Rare Beauty – The Yellowwood Tree
By Lenny Farlee and Keith Woeste
The yellowwood tree, Cladrastis kentukea, is one of the rarest –and most spectacular-hardwood trees in the eastern United States. Although found as a native tree in 12 states and planted as an ornamental tree in several more, it is uncommon to rare across most of its range. In Indiana, Yellowwoods are found as native trees only in Brown County, where they have a state forest named after them. The yellowwood trees in Brown County State Park and Yellowwood State Forest represent the most northerly native populations of the species and the trees there are isolated from the next nearest populations in Kentucky by more than 100 miles. In Brown County, the trees are found almost exclusively in small groves on steep north or northeast facing slopes extending from the central portion of Brown County State Park to the Crooked Creek Lake area of Yellowwood State Forest. The Ogle Hollow Nature Preserve and trail in Brown County State Park is a good location to see native yellowwood, but be prepared to negotiate some steep slopes.
Yellowwood is named for the bright to muted yellow color of the tree’s heartwood. The wood color may gradually turn to a medium brown with exposure to air and light. Because of the rarity of the tree, what little wood that is available originates from salvaged landscaping trees in Indiana. Past and present uses for the heavy, strong wood includes wood turnings, custom furniture, and, historically, gun stocks. Yellowwood branches often emerge at steep, upright angles, making them susceptible to breakage and wind damage.
The yellowwood tree is famed for its beautiful white flower clusters that appear in June and resemble white wisteria blooms. Trees in sun or partial shade can be nearly covered in these waterfalls of blossoms, but the flower show only appears at best every other year. The bark of yellowwood is smooth and gray on young and middle-aged trees, looking very similar to beech bark. Old trees can have rougher bark that may be darker in color. The leaves are compound with the base of the leaf completely covering the bud. Leaves may turn a bright yellow in the fall, adding to the attractiveness of the tree. Yellowwood is a member of the bean family, which includes trees like redbud and honey locust. This tree is moderately slow growing and of medium size compared to many other hardwoods, but can grow and survive on either alkaline or acidic soils.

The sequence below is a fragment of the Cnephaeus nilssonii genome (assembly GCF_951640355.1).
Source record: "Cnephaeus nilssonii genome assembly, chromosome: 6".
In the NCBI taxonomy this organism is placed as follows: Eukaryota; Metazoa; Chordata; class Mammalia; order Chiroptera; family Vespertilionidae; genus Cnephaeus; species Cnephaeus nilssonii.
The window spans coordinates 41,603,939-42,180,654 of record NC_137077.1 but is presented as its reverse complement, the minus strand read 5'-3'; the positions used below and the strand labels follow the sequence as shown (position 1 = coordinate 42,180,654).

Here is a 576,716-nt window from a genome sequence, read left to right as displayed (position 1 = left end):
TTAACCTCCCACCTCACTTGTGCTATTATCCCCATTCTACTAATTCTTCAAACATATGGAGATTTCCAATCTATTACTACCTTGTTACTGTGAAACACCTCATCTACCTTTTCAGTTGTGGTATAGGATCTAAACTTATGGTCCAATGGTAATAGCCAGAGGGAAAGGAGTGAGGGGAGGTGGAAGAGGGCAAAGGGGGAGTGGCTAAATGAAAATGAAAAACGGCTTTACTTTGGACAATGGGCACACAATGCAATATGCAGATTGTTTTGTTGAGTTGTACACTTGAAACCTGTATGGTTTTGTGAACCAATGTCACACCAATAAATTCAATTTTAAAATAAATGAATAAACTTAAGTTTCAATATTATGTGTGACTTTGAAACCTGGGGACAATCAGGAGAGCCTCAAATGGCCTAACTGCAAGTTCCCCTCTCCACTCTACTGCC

Ornamental use of this tree is recommended where a medium sized tree with good flowering and interesting bark are desired. It can tolerate shady spots or full sun, but will bloom best in sunny locations. Trees grown in open conditions will tend to branch very close to the ground, so some pruning to produce good branch structure and eliminate V-shaped main branch unions can increase useful lifespan. Trees growing in a forested area will tend to have longer trunks with less branching, but still have a tendency to have forks and crooks. Deer appear to enjoy browsing on yellowwood, so some protection may be needed if you plant the tree in areas with high deer populations.
Many yellowwood populations, including the native Indiana groves, tend to exist on what are effectively islands of appropriate habitat, isolated from other yellowwoods. The flowers are pollinated by insects, so spread of pollen is limited by the travel distance of the pollinators. Staff of the Indiana chapter of The Nature Conservancy approached the Hardwood Tree Improvement and Regeneration Center (HTIRC) at Purdue University to investigate the genetic composition of the Indiana yellowwoods to see if the population had unique characteristics compared to other populations in the US. The HTIRC is a partnership between the US Forest Service Northern Research Station, the Department of Forestry and Natural Resources at Purdue University, and several other organizations and enterprises; HTIRC’s mission is to explore the genetics and management of fine hardwood trees. Researchers at the HTIRC collected leaf samples from yellowwood populations in Indiana, Missouri, Kentucky, and Arkansas for comparison. Each of the populations demonstrated significantly different genetic characteristics, indicating they have probably been isolated from each other for a long time and are evolving as independent communities. The Kentucky and Indiana populations had the least evidence of in-breeding and loss of genetic diversity. This suggests these populations have either been separate lineages for a very long time, or are isolated remnants of an earlier single population that have been evolving independently of each other due to the great distances between groves. Even the individual groves sampled in Indiana showed moderate genetic separation from one another, reflecting a lack of cross-pollination between groves that may be less than one mile apart. The future of yellowwood in Indiana is not currently in question, but will ultimately depend on its ability to produce new generations of trees on these islands of suitable habitat.
Lenny Farlee is an Extension Forester with the Hardwood Tree Improvement and Regeneration Center located at Purdue University. Keith Woeste is Molecular Geneticist with the USDA Forest Service, Northern Research Station, Hardwood Tree Improvement and Regeneration Center, and adjunct assistant professor of forestry in the Department of Forestry and Natural Resources at Purdue University.